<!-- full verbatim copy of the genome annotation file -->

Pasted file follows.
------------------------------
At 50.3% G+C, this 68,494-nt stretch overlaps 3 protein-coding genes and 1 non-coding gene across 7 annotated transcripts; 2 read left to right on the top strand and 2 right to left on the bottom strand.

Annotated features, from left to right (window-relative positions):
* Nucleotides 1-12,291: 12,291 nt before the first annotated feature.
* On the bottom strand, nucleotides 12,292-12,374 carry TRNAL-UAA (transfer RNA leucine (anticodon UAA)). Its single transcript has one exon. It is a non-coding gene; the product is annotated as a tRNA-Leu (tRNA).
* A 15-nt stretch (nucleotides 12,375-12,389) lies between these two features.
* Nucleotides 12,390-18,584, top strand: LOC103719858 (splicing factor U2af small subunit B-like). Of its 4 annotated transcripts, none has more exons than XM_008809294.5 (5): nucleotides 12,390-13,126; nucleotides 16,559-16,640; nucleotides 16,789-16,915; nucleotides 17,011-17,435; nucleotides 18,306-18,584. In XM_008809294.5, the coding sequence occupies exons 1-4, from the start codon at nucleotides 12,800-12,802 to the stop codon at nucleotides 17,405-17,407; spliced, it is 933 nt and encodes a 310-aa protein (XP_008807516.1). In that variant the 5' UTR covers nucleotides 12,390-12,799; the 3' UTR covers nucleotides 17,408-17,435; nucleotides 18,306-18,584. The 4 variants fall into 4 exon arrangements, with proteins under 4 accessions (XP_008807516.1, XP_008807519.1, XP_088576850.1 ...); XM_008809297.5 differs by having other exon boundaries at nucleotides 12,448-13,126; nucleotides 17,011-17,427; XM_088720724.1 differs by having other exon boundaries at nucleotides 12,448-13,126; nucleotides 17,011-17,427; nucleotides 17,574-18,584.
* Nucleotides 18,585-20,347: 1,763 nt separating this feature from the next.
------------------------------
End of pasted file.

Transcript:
At 50.3% G+C, this 68,494-nt stretch overlaps 3 protein-coding genes and 1 non-coding gene across 7 annotated transcripts; 2 read left to right on the top strand and 2 right to left on the bottom strand.

Annotated features, from left to right (window-relative positions):
* Nucleotides 1-12,291: 12,291 nt before the first annotated feature.
* On the bottom strand, nucleotides 12,292-12,374 carry TRNAL-UAA (transfer RNA leucine (anticodon UAA)). Its single transcript has one exon. It is a non-coding gene; the product is annotated as a tRNA-Leu (tRNA).
* A 15-nt stretch (nucleotides 12,375-12,389) lies between these two features.
* Nucleotides 12,390-18,584, top strand: LOC103719858 (splicing factor U2af small subunit B-like). Of its 4 annotated transcripts, none has more exons than XM_008809294.5 (5): nucleotides 12,390-13,126; nucleotides 16,559-16,640; nucleotides 16,789-16,915; nucleotides 17,011-17,435; nucleotides 18,306-18,584. In XM_008809294.5, the coding sequence occupies exons 1-4, from the start codon at nucleotides 12,800-12,802 to the stop codon at nucleotides 17,405-17,407; spliced, it is 933 nt and encodes a 310-aa protein (XP_008807516.1). In that variant the 5' UTR covers nucleotides 12,390-12,799; the 3' UTR covers nucleotides 17,408-17,435; nucleotides 18,306-18,584. The 4 variants fall into 4 exon arrangements, with proteins under 4 accessions (XP_008807516.1, XP_008807519.1, XP_088576850.1 ...); XM_008809297.5 differs by having other exon boundaries at nucleotides 12,448-13,126; nucleotides 17,011-17,427; XM_088720724.1 differs by having other exon boundaries at nucleotides 12,448-13,126; nucleotides 17,011-17,427; nucleotides 17,574-18,584.
* Nucleotides 18,585-20,347: 1,763 nt separating this feature from the next.